One of the myths that keeps on going around in the rural water supply sector is the one of 'full cost recovery'. As more data from rural water monitoring systems becomes available, the myth gets busted.
Traditionally we've looked to the three Ts to finance water, sanitation and hygiene (WASH) services, with the focus on transfers and tariffs. But this leaves a large financing gap. One which, if we don't solve, will make us miss the Sustainable Development Goal (SDG) of universal access.
In this blog, economist and IRC's head of innovation and international programme Catarina Fonseca argues that taxation is crucial in reaching the post-2015 development agenda. "Tax is a prerequisite for governments to become truly democratically accountable to their people," she says.
Governments, civil society and the private sector need to work together to make water and sanitation services available to everyone. IRC's event provided an opportunity to discuss how taxes can complement trade and tariffs and to learn from an innovative health insurance model in Africa.
In this blog, IRC's head of innovation and international programme Catarina Fonseca discusses the financing of the post-2015 development goals. "A substantial part of funding for development should be sought elsewhere," she argues. Through public finance. Or tax, as we call it.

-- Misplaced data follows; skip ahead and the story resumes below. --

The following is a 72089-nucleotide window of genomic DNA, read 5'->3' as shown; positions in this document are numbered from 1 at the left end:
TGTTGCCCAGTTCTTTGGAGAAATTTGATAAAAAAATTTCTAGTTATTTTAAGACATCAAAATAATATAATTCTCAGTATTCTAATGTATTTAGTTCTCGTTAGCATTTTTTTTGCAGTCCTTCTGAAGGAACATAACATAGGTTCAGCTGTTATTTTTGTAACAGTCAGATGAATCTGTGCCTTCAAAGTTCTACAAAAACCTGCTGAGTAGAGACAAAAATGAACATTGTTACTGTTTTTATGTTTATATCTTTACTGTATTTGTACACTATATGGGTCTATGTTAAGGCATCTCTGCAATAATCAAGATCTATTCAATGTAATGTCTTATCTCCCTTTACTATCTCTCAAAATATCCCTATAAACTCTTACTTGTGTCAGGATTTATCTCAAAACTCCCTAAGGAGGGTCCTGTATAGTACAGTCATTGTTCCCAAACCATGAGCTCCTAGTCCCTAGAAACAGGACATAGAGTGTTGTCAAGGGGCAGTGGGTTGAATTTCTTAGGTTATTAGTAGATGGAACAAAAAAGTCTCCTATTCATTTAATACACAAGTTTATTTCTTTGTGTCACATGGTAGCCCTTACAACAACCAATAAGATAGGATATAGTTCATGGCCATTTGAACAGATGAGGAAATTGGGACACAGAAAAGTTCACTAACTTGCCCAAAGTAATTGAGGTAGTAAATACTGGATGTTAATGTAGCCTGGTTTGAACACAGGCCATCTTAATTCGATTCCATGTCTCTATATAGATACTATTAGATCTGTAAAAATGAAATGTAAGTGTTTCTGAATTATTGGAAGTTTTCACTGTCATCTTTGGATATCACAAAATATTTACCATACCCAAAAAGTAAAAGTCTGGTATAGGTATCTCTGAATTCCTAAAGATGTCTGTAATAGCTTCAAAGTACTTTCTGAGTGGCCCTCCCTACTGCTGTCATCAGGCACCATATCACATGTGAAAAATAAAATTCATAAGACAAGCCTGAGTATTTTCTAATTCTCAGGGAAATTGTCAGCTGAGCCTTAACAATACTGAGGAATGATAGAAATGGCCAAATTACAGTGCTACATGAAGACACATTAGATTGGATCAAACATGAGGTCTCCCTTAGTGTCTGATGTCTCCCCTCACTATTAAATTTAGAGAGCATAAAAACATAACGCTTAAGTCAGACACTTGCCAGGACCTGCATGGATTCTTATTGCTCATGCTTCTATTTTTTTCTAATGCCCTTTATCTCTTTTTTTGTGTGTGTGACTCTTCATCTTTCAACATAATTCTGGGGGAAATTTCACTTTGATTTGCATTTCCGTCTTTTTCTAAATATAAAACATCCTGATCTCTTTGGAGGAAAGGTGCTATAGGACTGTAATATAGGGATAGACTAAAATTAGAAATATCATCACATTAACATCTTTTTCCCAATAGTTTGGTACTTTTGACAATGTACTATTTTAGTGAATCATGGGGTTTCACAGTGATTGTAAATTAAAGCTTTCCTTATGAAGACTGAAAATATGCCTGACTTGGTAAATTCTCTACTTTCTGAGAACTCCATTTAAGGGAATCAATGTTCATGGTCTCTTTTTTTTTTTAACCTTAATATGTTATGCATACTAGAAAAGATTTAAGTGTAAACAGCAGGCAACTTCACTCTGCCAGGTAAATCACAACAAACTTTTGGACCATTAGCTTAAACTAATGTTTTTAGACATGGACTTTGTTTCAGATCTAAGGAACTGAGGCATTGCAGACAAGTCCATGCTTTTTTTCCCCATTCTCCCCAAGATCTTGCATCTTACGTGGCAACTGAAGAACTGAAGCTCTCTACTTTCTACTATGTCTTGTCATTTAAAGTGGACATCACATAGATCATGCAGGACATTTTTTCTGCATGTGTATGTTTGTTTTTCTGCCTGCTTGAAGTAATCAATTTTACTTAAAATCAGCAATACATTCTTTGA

Public finance- money derived from taxation- is critical for achieving water, sanitation and hygiene for everyone forever. But how do we get governments to prioritise it? What should it be used for? And how can we get it flowing to local levels? WSUP, IRC and Trémolet Consulting will be exploring...
Driven amongst others by the mobile phone applications, more and more statistics are becoming available on the state of water services. These go well beyond the coverage data we were used to in the JMP reports (and which this year gave us some reason to be mildly optimistic). The new stats provide...